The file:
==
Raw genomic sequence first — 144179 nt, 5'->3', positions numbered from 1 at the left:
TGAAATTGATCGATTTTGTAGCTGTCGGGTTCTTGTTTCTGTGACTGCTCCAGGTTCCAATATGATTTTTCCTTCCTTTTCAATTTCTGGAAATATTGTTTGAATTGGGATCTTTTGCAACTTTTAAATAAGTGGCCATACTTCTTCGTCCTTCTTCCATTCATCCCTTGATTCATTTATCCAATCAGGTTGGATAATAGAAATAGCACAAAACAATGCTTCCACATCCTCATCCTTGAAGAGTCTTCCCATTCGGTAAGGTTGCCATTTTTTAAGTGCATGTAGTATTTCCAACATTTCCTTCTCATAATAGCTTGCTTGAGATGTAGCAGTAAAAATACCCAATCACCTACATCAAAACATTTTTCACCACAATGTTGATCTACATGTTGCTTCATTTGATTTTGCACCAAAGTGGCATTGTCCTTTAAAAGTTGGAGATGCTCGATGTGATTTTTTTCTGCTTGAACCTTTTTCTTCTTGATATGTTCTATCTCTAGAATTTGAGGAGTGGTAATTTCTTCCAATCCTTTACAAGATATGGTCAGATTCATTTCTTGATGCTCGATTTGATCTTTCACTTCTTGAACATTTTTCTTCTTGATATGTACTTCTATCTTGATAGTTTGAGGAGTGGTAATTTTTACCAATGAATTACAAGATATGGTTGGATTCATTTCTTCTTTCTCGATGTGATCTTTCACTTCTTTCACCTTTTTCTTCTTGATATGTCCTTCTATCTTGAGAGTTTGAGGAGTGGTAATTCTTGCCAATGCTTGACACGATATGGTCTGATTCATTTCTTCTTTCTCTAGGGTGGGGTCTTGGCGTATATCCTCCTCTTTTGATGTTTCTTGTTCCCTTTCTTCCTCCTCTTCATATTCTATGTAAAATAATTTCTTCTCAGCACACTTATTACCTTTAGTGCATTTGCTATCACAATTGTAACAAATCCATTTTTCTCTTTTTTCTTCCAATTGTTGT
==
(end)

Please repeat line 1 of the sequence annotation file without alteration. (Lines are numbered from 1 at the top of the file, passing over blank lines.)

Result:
Raw genomic sequence first — 144179 nt, 5'->3', positions numbered from 1 at the left: